Computer Chip Architecture, Technology and Manufacture


Thanks for being here;
We need your help. The SpaceDaily news network continues to grow but revenues have never been harder to maintain.

With the rise of Ad Blockers, and Facebook - our traditional revenue sources via quality network advertising continues to decline. And unlike so many other news sites, we don't have a paywall - with those annoying usernames and passwords.

Our news coverage takes time and effort to publish 365 days a year.

If you find our news sites informative and useful then please consider becoming a regular supporter or for now make a one off contribution.

SpaceDaily Contributor
$5 Billed Once


credit card or paypal
SpaceDaily Monthly Supporter
$5 Billed Monthly


paypal only

Comment using your Disqus, Facebook, Google or Twitter login.

Share this article via these popular social media networks
del.icio.usdel.icio.us DiggDigg RedditReddit GoogleGoogle

NANO TECH
NASA Moves Up Critical Crew Safety Launch Abort Test

NanoRacks launches Full External Cygnus Deployer on OA-8 to ISS

Robotic arm reaches out and grapples Cygnus

Colossal SoftBank fund could shake up tech world

NANO TECH
Orbital ATK launches eighth cargo mission to space

The state of commercial spaceports in 2017

Vega launches Earth observation satellite for Morocco

Orbital ATK Successfully Tests First Motor Case for Next Generation Launch Vehicle

NANO TECH
Mars 2020 Mission performs first supersonic parachute test

New partnership on Mars drone applications research

Powering up NASA's human reach for the Red Planet

NASA Opens $2 Million Third Phase of 3D-Printed Habitat Competition

NANO TECH
China's reusable spacecraft to be launched in 2020

Space will see Communist loyalty: Chinese astronaut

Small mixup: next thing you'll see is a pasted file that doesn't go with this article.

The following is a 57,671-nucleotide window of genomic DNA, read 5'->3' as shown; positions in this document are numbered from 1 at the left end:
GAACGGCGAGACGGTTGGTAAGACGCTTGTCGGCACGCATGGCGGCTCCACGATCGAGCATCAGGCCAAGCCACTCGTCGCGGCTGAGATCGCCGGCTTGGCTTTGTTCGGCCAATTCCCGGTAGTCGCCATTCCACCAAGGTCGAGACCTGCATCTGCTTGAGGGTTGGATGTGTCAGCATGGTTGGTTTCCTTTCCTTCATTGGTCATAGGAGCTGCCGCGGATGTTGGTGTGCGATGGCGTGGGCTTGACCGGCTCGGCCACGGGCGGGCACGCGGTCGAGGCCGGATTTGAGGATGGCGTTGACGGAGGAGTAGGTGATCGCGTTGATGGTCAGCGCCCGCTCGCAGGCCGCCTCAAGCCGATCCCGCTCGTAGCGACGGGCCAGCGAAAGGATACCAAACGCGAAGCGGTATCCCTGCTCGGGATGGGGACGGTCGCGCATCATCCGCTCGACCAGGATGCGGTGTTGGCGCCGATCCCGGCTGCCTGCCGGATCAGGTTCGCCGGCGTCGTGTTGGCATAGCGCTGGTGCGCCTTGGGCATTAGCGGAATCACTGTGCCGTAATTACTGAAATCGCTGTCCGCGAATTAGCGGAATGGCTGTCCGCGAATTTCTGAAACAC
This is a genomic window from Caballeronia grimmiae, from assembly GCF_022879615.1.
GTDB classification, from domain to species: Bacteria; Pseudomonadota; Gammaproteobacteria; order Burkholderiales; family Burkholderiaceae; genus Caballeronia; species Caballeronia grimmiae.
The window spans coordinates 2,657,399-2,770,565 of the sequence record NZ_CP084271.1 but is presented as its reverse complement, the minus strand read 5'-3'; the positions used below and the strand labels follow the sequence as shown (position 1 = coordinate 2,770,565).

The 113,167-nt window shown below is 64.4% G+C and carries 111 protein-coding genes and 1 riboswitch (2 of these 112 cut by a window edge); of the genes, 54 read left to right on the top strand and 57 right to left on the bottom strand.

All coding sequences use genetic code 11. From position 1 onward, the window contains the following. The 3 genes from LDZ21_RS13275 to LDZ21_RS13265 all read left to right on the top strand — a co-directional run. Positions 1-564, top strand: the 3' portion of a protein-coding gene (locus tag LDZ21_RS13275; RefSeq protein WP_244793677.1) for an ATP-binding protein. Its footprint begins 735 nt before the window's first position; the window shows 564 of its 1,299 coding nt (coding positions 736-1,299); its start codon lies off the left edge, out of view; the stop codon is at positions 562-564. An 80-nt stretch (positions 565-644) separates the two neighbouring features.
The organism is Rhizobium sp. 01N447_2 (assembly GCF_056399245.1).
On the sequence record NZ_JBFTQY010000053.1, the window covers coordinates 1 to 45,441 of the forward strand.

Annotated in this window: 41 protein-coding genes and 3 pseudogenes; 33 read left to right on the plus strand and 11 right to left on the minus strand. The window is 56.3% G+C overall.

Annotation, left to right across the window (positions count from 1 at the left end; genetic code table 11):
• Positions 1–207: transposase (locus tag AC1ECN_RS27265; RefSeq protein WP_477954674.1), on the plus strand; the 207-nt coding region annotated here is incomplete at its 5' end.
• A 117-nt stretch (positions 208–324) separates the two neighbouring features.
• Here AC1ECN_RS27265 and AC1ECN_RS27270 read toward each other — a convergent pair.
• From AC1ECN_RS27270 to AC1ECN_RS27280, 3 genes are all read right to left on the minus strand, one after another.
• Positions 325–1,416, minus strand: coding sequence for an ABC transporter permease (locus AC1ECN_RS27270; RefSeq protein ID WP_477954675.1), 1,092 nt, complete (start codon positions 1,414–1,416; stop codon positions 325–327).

China launches three satellites

Mars probe to carry 13 types of payload on 2020 mission

NANO TECH
Astronaut meets volcano

European Space Week starts in Estonia

New Chinese sat comms company awaits approval

Myanmar to launch own satellite system-2 in 2019: vice president

NANO TECH
Leonardo tapped by British Royal Air Force for radar testing equipment

A new way to mix oil and water

Building better silk

Plasma from lasers can shed light on cosmic rays, solar eruptions

NANO TECH
Astronomers See Moving Shadows Around Planet-Forming Star

NASA plans mission to study why planets lose their atmospheres

Scientists find potential 'missing link' in chemistry that led to life on earth

18-Month Twinkle in a Forming Star Suggests a Very Young Planet

NANO TECH
Jupiter's Stunning Southern Hemisphere

Watching Jupiter's multiple pulsating X-ray Aurora

Help Nickname New Horizons' Next Flyby Target

Juno Aces 8th Science Pass of Jupiter, Names New Project Manager




Memory Foam Mattress Review
Newsletters :: SpaceDaily :: SpaceWar :: TerraDaily :: Energy Daily
XML Feeds :: Space News :: Earth News :: War News :: Solar Energy News






The content herein, unless otherwise known to be public domain, are Copyright 1995-2017 - Space Media Network. All websites are published in Australia and are solely subject to Australian law and governed by Fair Use principals for news reporting and research purposes. AFP, UPI and IANS news wire stories are copyright Agence France-Presse, United Press International and Indo-Asia News Service. ESA news reports are copyright European Space Agency. All NASA sourced material is public domain. Additional copyrights may apply in whole or part to other bona fide parties. All articles labeled "by Staff Writers" include reports supplied to Space Media Network by industry news wires, PR agencies, corporate press officers and the like. Such articles are individually curated and edited by Space Media Network staff on the basis of the report's information value to our industry and professional readership. Advertising does not imply endorsement, agreement or approval of any opinions, statements or information provided by Space Media Network on any Web page published or hosted by Space Media Network. Privacy Statement